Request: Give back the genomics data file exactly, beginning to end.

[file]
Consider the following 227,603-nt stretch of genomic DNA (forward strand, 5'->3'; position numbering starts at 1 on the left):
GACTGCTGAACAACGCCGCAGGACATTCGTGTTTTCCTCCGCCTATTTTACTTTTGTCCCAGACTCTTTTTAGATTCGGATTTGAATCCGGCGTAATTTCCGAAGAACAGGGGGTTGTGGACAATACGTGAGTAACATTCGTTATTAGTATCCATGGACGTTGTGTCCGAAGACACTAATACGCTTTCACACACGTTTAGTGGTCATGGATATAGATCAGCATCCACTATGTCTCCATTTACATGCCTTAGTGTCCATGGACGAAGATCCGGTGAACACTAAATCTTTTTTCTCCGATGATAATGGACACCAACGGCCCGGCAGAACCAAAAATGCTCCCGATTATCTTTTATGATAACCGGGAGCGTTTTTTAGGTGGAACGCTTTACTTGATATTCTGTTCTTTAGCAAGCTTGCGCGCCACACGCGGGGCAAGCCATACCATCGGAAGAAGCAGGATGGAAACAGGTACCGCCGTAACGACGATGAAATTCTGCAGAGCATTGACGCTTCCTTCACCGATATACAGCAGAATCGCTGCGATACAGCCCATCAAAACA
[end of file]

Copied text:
Consider the following 227,603-nt stretch of genomic DNA (forward strand, 5'->3'; position numbering starts at 1 on the left):
GACTGCTGAACAACGCCGCAGGACATTCGTGTTTTCCTCCGCCTATTTTACTTTTGTCCCAGACTCTTTTTAGATTCGGATTTGAATCCGGCGTAATTTCCGAAGAACAGGGGGTTGTGGACAATACGTGAGTAACATTCGTTATTAGTATCCATGGACGTTGTGTCCGAAGACACTAATACGCTTTCACACACGTTTAGTGGTCATGGATATAGATCAGCATCCACTATGTCTCCATTTACATGCCTTAGTGTCCATGGACGAAGATCCGGTGAACACTAAATCTTTTTTCTCCGATGATAATGGACACCAACGGCCCGGCAGAACCAAAAATGCTCCCGATTATCTTTTATGATAACCGGGAGCGTTTTTTAGGTGGAACGCTTTACTTGATATTCTGTTCTTTAGCAAGCTTGCGCGCCACACGCGGGGCAAGCCATACCATCGGAAGAAGCAGGATGGAAACAGGTACCGCCGTAACGACGATGAAATTCTGCAGAGCATTGACGCTTCCTTCACCGATATACAGCAGAATCGCTGCGATACAGCCCATCAAAACA